Fostering Sportsmanship & Friendship


Our investment in inclusive sports

The Challenger Sports Campaign helps communities launch inclusive sports programs for young people of all abilities. We believe that sports-based programs can strengthen young people’s social development, no matter their physical or cognitive capacities.

These grants help Massachusetts cities and towns develop inclusive sports programs based on our Dorchester model, which pairs challenged athletes with peer buddies.

“Challenger Sports allows me to meet new people and really show what I can do.”

Jessica M.


Applications are accepted on a rolling basis.

All applications must be affiliated with an eligible 501(c)(3) organization.


Here is what to expect during the application process:


Coordinate with your sponsor organization and community members to apply for a Challenger Sports grant.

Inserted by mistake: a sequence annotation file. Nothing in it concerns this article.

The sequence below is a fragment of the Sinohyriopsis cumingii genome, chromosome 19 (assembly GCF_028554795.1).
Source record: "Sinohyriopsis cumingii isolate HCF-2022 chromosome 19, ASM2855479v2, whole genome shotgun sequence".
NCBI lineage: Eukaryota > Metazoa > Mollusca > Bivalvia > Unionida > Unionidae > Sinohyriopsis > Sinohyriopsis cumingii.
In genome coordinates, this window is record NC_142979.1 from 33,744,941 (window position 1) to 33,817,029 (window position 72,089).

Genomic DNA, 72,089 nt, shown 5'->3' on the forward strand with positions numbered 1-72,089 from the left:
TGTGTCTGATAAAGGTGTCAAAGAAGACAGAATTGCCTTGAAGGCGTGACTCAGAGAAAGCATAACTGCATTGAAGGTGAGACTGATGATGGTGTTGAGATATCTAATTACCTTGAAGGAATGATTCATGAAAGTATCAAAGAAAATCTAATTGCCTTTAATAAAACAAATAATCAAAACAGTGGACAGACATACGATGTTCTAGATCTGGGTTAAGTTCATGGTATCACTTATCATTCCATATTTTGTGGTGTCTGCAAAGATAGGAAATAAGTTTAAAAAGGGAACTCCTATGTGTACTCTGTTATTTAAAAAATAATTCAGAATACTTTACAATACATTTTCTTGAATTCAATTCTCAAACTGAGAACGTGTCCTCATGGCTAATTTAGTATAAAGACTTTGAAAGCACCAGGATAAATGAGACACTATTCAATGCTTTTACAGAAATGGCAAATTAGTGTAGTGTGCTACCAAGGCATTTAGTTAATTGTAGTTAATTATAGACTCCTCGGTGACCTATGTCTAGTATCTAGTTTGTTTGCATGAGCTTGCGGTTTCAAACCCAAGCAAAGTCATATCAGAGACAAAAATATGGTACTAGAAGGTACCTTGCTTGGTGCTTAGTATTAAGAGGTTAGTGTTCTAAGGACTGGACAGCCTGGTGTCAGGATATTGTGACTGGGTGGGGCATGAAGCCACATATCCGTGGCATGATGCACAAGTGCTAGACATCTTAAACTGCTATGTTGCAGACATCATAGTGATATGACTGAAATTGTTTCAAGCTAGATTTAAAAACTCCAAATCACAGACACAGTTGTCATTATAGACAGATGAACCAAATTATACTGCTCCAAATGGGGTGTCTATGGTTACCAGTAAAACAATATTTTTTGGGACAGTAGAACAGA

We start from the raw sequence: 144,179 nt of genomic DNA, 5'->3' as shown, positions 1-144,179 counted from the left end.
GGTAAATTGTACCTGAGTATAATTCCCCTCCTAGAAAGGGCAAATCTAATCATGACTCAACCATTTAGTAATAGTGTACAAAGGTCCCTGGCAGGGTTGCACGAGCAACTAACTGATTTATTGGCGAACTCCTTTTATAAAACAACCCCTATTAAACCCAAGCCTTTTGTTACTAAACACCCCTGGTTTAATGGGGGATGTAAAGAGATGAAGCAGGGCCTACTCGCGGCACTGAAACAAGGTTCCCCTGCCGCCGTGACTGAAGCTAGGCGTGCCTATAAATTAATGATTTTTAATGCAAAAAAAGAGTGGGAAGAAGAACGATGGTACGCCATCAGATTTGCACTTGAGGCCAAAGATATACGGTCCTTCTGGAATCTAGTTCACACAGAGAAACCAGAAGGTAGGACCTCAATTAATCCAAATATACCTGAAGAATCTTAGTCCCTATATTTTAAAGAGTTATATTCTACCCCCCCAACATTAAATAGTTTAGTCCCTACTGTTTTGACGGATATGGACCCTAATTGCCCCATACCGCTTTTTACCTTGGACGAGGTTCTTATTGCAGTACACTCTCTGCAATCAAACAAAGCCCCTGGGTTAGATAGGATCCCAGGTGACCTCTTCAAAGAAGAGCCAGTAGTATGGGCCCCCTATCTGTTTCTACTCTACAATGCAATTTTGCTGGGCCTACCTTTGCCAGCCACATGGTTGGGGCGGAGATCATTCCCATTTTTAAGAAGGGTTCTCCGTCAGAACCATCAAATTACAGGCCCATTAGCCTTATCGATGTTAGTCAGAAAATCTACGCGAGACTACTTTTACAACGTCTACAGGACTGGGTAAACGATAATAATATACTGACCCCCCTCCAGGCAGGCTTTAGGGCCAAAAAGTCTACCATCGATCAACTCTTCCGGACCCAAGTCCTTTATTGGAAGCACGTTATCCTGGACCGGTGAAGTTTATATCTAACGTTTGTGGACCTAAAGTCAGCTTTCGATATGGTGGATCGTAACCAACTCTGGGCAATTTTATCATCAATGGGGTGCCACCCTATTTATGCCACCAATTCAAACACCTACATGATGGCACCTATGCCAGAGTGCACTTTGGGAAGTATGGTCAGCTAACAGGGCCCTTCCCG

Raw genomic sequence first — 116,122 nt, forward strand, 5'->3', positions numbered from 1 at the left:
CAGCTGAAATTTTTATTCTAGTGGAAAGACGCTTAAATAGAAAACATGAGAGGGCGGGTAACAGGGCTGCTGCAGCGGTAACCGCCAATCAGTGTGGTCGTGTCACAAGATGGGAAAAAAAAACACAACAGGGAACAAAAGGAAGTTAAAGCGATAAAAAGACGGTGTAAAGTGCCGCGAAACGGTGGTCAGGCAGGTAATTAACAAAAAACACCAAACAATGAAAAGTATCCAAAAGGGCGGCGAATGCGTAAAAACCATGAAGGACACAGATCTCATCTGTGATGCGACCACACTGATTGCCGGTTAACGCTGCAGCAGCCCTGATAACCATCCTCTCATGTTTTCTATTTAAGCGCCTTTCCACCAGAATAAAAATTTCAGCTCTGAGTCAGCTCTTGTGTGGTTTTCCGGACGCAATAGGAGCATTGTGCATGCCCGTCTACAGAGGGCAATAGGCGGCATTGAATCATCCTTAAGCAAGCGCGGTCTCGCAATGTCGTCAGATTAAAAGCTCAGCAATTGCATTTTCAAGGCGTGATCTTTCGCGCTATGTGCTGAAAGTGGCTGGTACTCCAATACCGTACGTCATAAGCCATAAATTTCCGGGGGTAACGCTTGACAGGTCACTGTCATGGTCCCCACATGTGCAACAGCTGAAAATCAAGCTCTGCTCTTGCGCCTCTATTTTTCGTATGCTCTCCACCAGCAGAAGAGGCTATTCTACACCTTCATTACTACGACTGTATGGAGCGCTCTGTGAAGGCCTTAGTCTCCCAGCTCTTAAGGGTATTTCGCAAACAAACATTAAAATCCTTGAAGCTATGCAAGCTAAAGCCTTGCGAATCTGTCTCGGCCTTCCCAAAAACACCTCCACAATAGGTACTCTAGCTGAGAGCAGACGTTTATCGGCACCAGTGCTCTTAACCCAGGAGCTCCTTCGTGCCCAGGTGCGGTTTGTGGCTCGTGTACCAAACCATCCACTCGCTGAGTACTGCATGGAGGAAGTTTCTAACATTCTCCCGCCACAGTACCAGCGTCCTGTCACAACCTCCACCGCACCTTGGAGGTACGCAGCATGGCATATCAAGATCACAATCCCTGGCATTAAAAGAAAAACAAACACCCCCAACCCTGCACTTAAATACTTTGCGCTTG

Reviews and Awards

Grant applications are reviewed by our Selection Committee.

Suit Up! Play the Season

Selected programs will be notified by email, and funds will be released to the supporting community organization. Teams play as soon as the ground is ready. The Martin Richard Foundation may visit to see you in action!

Reflect and Report

Grant recipients are required to submit an online report at the completion of the season. We’ll use your report to celebrate your success and the impact you had in your community.

Download our Challenger Sports Playbook

Reflections from Dorchester Baseball

“I know my brother would really have loved this. He loved baseball himself. He loved to give back to the community. I think he would be really proud of everyone.
It’s not only kids in Boston and Dorchester that need this. There are kids everywhere. No matter where they are, kids need to have a good experience and they should have the opportunity to experience sports in their childhood.”
–HENRY, Challenger Sports Buddy and Martin’s Brother

Our first Challenger Sports program was developed by Dorchester Baseball, enhanced by the Boys and Girls Club of Dorchester and has become an example for other communities. This model provides provides a safe, fun way for young people with disabilities to participate in local sports with the assistance of peer-aged buddies.